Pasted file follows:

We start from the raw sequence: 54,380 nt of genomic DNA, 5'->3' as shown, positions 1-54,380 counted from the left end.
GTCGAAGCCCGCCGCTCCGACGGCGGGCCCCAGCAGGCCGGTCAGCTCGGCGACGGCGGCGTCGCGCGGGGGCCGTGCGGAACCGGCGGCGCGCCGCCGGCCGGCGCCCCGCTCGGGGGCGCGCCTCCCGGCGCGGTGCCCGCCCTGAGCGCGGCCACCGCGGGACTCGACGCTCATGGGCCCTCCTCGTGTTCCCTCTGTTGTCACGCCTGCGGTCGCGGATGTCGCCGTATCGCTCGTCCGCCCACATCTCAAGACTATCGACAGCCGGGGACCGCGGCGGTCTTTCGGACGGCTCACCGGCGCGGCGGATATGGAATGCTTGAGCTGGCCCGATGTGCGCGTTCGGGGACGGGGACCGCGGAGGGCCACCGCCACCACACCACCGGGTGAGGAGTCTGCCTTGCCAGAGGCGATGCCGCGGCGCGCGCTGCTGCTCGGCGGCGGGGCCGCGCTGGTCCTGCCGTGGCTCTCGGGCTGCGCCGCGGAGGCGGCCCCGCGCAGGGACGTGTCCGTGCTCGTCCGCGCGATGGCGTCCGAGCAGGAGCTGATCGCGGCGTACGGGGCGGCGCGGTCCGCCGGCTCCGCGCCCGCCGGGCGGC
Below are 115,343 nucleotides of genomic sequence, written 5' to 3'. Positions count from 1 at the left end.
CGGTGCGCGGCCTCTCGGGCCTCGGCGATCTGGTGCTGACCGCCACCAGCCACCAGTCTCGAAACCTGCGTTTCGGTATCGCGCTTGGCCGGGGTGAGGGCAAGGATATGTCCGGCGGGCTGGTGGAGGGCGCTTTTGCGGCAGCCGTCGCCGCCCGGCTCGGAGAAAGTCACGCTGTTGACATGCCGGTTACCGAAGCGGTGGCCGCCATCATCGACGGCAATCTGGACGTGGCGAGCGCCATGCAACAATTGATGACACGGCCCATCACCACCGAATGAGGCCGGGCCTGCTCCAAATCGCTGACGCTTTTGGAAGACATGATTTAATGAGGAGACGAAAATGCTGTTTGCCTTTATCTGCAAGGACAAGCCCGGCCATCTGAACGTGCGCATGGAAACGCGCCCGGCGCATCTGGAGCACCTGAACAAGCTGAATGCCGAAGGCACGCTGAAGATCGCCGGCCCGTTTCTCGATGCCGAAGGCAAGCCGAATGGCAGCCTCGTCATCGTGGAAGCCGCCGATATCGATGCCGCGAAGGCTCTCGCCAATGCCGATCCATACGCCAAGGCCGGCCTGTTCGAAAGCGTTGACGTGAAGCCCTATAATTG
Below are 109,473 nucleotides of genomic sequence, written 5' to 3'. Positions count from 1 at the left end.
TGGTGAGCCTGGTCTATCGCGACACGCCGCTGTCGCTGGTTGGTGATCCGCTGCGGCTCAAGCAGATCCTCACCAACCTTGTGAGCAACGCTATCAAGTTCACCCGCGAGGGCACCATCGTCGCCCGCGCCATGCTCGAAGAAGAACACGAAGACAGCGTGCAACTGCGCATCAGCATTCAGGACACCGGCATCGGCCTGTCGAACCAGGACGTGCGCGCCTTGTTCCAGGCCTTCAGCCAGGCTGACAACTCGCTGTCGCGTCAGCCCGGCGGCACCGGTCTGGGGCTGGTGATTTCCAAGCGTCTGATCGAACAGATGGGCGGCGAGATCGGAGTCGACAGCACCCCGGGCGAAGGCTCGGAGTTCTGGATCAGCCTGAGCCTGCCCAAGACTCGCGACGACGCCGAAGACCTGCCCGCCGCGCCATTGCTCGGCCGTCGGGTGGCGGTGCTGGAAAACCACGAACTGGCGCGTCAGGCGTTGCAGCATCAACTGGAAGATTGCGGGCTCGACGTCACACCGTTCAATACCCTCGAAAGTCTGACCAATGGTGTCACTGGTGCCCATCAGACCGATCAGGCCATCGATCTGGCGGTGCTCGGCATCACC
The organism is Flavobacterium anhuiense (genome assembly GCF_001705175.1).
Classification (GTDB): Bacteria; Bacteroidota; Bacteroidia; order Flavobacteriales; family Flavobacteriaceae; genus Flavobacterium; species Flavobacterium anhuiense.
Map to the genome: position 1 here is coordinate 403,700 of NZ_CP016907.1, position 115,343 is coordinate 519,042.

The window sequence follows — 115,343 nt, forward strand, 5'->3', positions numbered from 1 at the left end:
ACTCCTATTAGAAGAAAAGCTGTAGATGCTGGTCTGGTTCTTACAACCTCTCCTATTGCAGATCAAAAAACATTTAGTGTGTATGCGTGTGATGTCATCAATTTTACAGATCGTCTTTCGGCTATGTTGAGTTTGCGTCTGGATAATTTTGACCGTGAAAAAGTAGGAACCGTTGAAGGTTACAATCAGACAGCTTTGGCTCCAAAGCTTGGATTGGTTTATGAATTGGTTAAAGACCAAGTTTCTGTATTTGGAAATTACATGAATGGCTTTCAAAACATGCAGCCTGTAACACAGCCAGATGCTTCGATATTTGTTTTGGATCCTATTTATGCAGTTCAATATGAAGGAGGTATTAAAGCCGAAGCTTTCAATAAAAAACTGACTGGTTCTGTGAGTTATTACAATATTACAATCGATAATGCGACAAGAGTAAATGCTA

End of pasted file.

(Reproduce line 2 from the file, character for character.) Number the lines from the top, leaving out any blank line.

GTCGAAGCCCGCCGCTCCGACGGCGGGCCCCAGCAGGCCGGTCAGCTCGGCGACGGCGGCGTCGCGCGGGGGCCGTGCGGAACCGGCGGCGCGCCGCCGGCCGGCGCCCCGCTCGGGGGCGCGCCTCCCGGCGCGGTGCCCGCCCTGAGCGCGGCCACCGCGGGACTCGACGCTCATGGGCCCTCCTCGTGTTCCCTCTGTTGTCACGCCTGCGGTCGCGGATGTCGCCGTATCGCTCGTCCGCCCACATCTCAAGACTATCGACAGCCGGGGACCGCGGCGGTCTTTCGGACGGCTCACCGGCGCGGCGGATATGGAATGCTTGAGCTGGCCCGATGTGCGCGTTCGGGGACGGGGACCGCGGAGGGCCACCGCCACCACACCACCGGGTGAGGAGTCTGCCTTGCCAGAGGCGATGCCGCGGCGCGCGCTGCTGCTCGGCGGCGGGGCCGCGCTGGTCCTGCCGTGGCTCTCGGGCTGCGCCGCGGAGGCGGCCCCGCGCAGGGACGTGTCCGTGCTCGTCCGCGCGATGGCGTCCGAGCAGGAGCTGATCGCGGCGTACGGGGCGGCGCGGTCCGCCGGCTCCGCGCCCGCCGGGCGGC